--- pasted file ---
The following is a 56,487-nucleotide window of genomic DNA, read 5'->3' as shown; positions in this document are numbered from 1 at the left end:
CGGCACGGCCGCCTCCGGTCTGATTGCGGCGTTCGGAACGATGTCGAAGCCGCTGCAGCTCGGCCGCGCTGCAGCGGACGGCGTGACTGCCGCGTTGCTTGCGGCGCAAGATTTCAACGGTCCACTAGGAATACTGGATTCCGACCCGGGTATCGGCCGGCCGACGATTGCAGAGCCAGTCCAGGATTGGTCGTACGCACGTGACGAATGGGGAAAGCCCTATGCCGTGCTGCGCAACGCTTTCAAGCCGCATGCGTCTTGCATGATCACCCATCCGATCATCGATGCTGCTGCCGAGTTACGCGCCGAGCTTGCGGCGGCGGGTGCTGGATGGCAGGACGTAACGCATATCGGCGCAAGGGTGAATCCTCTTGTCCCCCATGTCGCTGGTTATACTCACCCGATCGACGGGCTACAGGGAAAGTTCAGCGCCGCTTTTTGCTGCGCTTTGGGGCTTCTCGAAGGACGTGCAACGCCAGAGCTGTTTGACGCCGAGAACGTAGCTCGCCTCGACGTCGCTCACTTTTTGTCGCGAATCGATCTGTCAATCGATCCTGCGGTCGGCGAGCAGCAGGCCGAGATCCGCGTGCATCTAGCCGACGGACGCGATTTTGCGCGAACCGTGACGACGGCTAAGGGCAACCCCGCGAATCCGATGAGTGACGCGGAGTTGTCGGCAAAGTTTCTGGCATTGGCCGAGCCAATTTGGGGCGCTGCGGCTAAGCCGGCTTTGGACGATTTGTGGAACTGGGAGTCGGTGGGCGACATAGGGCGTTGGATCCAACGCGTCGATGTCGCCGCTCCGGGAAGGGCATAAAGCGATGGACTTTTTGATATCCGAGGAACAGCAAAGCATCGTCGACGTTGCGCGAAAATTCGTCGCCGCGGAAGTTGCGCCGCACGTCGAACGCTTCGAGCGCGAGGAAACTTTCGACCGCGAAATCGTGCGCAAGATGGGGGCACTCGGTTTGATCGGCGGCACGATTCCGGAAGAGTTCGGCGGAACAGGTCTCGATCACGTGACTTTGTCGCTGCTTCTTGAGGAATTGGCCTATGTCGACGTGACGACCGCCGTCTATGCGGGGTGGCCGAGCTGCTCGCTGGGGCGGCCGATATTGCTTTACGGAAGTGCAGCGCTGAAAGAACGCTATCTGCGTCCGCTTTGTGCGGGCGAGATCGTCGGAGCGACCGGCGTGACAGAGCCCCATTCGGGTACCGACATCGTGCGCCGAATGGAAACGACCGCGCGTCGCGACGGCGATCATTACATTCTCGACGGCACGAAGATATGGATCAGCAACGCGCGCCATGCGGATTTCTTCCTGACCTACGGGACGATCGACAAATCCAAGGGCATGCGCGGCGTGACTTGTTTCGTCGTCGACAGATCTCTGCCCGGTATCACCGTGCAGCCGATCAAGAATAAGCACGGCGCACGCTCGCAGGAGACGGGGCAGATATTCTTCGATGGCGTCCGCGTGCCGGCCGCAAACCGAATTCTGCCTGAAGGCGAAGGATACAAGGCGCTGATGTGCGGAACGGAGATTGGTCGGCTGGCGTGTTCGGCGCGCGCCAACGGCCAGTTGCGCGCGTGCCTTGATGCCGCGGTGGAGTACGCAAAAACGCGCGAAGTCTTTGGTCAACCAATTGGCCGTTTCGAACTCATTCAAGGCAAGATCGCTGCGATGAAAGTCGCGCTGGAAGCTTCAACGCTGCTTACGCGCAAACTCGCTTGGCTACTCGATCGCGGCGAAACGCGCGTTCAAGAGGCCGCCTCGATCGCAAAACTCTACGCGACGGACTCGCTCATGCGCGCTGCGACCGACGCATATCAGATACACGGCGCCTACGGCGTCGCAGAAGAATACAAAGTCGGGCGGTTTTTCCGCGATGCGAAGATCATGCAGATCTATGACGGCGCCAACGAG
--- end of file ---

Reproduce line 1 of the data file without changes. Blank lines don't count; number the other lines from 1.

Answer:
The following is a 56,487-nucleotide window of genomic DNA, read 5'->3' as shown; positions in this document are numbered from 1 at the left end: